- No effective action by the forest department
- Several cases filed, but they are yet to be settled
- Asian elephant is an endangered species
- Only one person arrested so far for death of five elephants
Killing of elephants by humans has risen alarmingly in recent times. Coming down from the mountains in search of food, elephants are being killed in traps set by humans.
The Forest Department, which is responsible for protecting the forest and its wildlife, is doing nothing but recovering the bodies of dead elephants and humans, or giving compensation.
There are only 13 countries with Asian wild elephants. Greater Chattogram, Sylhet division, and Sherpur, are the habitats of this rare species of elephant in Bangladesh. Asian elephants are on the verge of extinction, being killed by humans indiscriminately.
According to the country's animal experts, 38 elephants have died in the past two years – most of them were killed when the elephants came down from the hills in search of food.
In the last one week, five elephants have been killed across the country. Last Saturday, the Forest Department recovered the body of an Asian elephant from the hill valley of Harbang in Chakaria upazila of Cox's Bazar. An autopsy by the forest department revealed that the elephant was killed by humans.
Chattogram Divisional Forest Officer Rafiqul Islam Chowdhury said, "According to a 2016 survey, there are 268 resident elephants in the country. Apart from these, a few more elephants come from neighbouring countries and return again. There are 320-330 elephants in the country including these elephants. Now the number of elephants is declining rapidly due to the rampant killings."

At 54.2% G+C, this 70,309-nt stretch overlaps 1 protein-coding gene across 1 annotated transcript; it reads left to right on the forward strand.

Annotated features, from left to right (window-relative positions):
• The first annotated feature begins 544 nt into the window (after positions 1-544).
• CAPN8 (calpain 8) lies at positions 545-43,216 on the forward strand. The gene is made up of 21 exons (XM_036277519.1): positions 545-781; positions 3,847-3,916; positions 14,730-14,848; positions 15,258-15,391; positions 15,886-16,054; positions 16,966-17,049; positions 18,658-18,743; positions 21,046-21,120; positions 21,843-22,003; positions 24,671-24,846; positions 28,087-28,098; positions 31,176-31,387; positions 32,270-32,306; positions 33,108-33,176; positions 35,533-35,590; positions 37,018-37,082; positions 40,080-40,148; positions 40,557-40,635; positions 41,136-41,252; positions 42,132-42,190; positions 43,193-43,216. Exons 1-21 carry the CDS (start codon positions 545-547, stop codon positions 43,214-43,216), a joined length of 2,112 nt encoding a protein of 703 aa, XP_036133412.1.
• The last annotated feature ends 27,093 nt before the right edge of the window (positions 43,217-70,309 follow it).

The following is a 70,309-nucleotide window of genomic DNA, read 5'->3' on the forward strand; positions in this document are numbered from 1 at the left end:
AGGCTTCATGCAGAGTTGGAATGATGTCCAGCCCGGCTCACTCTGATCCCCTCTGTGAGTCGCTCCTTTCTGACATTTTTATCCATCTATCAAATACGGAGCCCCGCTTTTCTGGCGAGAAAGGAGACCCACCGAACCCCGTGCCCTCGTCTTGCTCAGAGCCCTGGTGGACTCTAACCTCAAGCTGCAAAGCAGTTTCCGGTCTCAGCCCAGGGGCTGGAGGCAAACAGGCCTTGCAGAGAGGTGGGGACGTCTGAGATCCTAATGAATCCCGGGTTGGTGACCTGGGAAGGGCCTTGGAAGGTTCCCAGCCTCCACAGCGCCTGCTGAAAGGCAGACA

Abdus Sattar, a member of the Emergency Elephant Response Team, said, "In the last 20-25 years, people have been entering and occupying elephant habitats. They are cultivating in hilly terrain, triggering growing conflict between elephants and humans. Sometimes people are trampled by elephants, and sometimes people are killing elephants by setting up traps to save their crops."
Aminul Islam Mithu, a wildlife journalist and conservationist, told The Business Standard, "The Asian elephant is classified as endangered by the International Union for the Conservation of Nature (IUCN), but the country's forest department is playing the role of a spectator only."
No effective measures to protect elephants
Forest Department officials become active to bury the body of an elephant after it is killed. They recover the electric wire and spear used to kill the elephant but after two or three days all activities stop.
So far, only one person has been arrested in connection with the death of five elephants in a week and two cases have been filed. Environmentalists say the administration is least concerned about protecting wildlife.
Questions have been raised as to whether the Forest Department has the ability to take care of wildlife conservation or even whether this organisation is sincere in protecting elephants at all. The department says that due to lack of manpower and infrastructure, it is not possible to curb killing elephants.
Moazzem Riyad, president of Save the Nature, said, "In order to protect the elephants, cultivation and building houses in forest lands must be stopped. The forest lands must be returned to the forest and the general public needs to be made aware of this."
Dr Nasir Uddin, a member of the IUCN's elephant expert team, said, "We have to identify places where there are conflicts between elephants and humans. The right habitat for wildlife needs to be preserved, and the uninterrupted movement of elephants has to be ensured."
During a visit to Chattogram on Sunday, Mollah Rezaul Karim, head of the Bangladesh Wildlife Management and Nature Conservation Zone, told TBS, "The forest department is providing assistance to those affected by elephants. About Tk3 crore in funds are still unused in our hands. On the other hand, we have filed thousands of cases for wildlife protection but those cases are not being settled. Infrastructure development alone, without protecting the environment, is not balanced development at all."